This little ditty I found made me think.
“I regret nothing in my life; even if the past was full of hurt…I still look back and smile. Because it made me who I am today.”
I support and encourage others to write their memoir. Other people encourage me to write mine. I should, but I haven’t. I’m thinking about it. I’m not sure how I will do that. I have to wonder, though. Would that experience get me to “look back and smile?” Would I discover what is was that “made me who I am today?”
Another meme I saw was,
“When a man dies, that particular vision of life that is his, and his alone, dies with him. Therefore, it behooves every man to tell his story, his unique vision.”
The value of such writing is ironically unselfish. Any story about me is not for me, except that in the discovery process only I would experience the memory for it what it is, and the story for what it was. It is, as perhaps all art and writing should be, for the reader and the looker. Would anyone ever ask, “What was it about him? What was he like? What did he do?”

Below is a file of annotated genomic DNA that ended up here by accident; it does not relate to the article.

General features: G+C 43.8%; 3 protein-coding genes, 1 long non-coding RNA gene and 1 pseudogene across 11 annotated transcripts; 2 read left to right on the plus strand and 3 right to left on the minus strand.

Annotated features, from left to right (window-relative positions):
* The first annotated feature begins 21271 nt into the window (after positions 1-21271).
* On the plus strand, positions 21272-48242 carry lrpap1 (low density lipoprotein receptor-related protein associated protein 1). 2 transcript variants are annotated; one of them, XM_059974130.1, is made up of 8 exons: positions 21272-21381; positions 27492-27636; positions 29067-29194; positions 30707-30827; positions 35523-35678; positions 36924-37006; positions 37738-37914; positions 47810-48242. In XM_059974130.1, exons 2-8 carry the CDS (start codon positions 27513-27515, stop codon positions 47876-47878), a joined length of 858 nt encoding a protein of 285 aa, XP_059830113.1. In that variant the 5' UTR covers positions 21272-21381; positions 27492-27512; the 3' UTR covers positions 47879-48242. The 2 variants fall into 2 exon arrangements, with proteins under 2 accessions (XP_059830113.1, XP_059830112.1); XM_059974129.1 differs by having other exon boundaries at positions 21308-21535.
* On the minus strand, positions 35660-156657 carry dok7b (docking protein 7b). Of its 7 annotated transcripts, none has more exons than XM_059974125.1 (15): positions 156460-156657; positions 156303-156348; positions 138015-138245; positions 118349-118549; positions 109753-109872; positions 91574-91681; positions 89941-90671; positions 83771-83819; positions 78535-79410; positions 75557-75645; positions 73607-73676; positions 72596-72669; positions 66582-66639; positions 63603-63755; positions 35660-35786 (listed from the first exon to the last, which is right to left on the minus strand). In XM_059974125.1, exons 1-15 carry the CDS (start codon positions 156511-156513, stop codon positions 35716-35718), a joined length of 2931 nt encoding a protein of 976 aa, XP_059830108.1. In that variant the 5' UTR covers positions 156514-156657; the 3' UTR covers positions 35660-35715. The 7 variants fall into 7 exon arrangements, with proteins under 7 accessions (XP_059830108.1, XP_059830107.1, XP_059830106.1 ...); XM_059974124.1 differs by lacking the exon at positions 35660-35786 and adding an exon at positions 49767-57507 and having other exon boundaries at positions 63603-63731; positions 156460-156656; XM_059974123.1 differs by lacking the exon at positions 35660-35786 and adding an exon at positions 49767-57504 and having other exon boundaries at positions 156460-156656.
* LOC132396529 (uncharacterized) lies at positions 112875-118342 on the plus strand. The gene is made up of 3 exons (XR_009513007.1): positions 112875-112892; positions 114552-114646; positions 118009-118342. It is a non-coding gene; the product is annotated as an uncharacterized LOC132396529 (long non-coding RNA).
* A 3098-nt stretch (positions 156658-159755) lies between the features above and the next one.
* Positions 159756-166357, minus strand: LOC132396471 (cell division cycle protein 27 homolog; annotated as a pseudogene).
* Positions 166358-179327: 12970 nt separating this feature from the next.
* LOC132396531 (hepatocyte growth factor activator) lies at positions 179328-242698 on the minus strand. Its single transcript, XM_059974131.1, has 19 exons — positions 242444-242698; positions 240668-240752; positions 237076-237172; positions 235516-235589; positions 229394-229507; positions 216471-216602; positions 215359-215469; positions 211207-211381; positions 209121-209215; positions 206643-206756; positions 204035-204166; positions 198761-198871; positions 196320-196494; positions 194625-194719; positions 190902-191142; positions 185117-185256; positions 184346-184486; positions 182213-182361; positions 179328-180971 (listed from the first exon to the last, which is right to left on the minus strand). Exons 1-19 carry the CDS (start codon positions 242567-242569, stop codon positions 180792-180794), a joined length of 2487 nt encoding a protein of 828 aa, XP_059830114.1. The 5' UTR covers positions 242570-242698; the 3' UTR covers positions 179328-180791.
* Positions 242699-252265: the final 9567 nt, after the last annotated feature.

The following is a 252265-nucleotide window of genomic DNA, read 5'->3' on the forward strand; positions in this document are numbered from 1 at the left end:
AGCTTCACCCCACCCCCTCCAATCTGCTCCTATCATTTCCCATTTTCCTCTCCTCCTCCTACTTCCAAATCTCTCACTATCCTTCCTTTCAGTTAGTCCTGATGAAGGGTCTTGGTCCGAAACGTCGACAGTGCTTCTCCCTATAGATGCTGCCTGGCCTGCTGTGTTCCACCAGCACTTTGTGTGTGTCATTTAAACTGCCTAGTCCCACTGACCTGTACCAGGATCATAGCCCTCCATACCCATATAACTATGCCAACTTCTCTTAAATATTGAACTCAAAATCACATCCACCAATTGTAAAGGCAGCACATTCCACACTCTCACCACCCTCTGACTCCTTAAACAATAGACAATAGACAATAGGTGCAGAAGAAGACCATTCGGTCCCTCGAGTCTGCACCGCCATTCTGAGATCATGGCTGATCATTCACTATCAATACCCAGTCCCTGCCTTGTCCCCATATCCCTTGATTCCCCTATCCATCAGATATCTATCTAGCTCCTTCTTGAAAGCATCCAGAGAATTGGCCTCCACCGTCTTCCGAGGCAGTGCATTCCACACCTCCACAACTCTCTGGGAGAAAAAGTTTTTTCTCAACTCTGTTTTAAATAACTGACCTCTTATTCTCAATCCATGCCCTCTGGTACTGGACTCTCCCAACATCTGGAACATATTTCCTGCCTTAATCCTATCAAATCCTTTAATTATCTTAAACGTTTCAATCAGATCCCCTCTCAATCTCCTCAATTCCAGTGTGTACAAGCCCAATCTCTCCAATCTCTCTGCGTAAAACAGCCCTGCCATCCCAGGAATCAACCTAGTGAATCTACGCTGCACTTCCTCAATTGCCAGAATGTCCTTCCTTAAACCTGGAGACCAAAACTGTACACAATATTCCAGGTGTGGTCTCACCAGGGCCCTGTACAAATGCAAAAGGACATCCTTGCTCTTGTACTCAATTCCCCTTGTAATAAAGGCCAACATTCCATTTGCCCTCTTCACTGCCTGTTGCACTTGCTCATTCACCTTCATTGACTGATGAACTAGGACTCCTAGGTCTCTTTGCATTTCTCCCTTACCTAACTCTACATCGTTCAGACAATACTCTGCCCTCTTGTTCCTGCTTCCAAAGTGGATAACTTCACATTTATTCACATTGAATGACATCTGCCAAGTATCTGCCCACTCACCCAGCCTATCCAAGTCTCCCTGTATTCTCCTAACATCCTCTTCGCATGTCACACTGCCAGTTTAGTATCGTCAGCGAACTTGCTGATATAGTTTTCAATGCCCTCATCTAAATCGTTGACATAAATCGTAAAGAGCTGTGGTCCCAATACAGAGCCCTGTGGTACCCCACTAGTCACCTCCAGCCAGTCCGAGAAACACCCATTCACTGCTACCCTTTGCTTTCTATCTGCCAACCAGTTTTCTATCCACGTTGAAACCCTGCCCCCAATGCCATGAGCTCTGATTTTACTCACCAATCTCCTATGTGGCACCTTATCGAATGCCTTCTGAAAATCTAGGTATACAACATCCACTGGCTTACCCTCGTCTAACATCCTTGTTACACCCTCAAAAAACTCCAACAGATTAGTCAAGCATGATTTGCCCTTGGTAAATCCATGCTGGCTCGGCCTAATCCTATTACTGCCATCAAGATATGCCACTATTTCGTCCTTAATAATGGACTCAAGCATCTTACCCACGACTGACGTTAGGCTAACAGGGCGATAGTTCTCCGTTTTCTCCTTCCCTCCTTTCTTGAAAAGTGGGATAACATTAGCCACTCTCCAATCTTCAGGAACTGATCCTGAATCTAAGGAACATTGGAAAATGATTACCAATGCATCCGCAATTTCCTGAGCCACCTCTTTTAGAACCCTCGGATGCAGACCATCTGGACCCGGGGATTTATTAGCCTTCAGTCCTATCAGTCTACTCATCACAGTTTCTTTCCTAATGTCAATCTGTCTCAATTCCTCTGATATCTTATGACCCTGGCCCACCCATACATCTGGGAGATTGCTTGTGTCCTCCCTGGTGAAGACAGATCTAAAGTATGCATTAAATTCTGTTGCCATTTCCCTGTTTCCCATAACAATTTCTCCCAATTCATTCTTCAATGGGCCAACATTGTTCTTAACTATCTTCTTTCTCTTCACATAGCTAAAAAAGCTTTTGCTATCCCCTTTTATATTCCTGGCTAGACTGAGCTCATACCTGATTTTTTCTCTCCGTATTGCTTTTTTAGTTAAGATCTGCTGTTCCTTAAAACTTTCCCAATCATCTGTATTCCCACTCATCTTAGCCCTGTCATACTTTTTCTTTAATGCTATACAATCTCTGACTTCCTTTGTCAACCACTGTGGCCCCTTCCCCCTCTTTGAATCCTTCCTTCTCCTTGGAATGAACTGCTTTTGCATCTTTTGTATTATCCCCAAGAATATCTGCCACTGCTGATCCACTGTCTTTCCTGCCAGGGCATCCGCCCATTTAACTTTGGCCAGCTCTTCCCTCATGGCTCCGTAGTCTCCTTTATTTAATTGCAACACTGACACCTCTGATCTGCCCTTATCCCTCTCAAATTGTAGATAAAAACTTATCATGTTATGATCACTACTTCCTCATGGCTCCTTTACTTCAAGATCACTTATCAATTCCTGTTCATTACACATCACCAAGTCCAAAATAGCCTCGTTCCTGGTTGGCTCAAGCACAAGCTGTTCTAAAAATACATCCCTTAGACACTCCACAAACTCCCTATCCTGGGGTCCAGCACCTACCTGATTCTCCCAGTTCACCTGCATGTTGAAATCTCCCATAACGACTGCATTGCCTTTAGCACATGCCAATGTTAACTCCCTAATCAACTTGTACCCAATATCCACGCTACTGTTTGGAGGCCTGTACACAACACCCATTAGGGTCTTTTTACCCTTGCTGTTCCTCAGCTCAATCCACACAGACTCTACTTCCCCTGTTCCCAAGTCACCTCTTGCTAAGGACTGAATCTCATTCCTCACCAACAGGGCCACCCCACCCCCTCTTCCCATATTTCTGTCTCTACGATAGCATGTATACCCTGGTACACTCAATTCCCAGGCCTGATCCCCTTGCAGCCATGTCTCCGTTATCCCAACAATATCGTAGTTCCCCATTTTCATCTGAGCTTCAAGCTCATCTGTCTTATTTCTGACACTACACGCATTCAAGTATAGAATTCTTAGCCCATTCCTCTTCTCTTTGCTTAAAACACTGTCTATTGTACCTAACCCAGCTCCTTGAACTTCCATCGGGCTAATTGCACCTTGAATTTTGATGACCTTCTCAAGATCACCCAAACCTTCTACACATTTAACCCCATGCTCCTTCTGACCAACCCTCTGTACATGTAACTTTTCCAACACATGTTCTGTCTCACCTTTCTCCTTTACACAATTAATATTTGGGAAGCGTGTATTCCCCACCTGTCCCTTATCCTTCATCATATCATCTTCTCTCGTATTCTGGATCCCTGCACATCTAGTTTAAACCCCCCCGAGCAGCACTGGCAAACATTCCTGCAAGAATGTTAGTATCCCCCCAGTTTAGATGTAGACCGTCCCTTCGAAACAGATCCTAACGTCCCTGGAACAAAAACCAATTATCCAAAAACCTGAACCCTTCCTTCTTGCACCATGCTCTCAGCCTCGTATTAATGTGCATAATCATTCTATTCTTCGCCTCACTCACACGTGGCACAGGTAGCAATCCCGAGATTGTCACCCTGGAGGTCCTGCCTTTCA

Being born shortly after the end of the Second World War has placed me at the front of the Baby Boomer generation. For years I have lead my generation into a crowd. There were, and still are, many of us. We were there in the 1960s, enjoying the music and revolutionary attitude of the time. In the 70s we had our young adult experiences. Our children were born in the 70s and 80s and are called Generation X. In the 80s and 90s, we did our thing made the world what it was for us. Those were our career and adult growth years.
As we crossed the Y2K panic, some of us started to mellow and to wind things down. The millennial century found us touching career capstones and looking ahead to watching grandchildren grow and experiencing our own retirement. Now, tossing about age numbers from the fifties up to being septuagenarians, we remember that we have ‘been there and done that.’
Anyone of any age, but especially those of us over the age of fifty, should be thinking about writing memoir. There is bountiful assistance available through books, on line resources, ghost writers, or from friends and family. We should be writing and telling them our stories so that our unique vision lives on, long after we do.